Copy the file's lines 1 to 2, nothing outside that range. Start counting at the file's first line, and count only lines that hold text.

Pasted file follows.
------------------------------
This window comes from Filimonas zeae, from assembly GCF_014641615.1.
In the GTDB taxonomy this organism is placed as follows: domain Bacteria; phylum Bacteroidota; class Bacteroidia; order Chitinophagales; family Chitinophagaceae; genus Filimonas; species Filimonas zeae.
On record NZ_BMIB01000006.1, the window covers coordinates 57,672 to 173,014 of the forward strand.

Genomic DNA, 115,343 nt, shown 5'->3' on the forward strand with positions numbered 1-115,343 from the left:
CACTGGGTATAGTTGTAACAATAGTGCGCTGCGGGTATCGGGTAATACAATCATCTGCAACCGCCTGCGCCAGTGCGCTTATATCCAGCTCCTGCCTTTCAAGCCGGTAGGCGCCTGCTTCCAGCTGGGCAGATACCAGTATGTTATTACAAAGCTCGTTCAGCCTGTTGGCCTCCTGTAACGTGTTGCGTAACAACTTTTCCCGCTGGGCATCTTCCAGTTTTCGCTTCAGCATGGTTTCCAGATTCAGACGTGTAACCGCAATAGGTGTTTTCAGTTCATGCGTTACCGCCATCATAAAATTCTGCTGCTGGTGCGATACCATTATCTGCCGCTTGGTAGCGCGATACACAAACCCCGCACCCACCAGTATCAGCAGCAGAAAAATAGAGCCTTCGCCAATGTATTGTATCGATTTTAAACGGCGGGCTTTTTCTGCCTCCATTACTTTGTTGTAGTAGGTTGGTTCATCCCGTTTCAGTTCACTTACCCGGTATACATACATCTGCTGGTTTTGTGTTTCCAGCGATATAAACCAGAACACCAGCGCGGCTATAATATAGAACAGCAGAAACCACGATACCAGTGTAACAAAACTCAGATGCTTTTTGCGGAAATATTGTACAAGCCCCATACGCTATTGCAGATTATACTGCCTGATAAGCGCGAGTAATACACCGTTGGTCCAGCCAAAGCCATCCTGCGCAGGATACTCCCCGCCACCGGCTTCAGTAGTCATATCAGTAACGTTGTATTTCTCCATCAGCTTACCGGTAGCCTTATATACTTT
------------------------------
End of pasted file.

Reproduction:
This window comes from Filimonas zeae, from assembly GCF_014641615.1.
In the GTDB taxonomy this organism is placed as follows: domain Bacteria; phylum Bacteroidota; class Bacteroidia; order Chitinophagales; family Chitinophagaceae; genus Filimonas; species Filimonas zeae.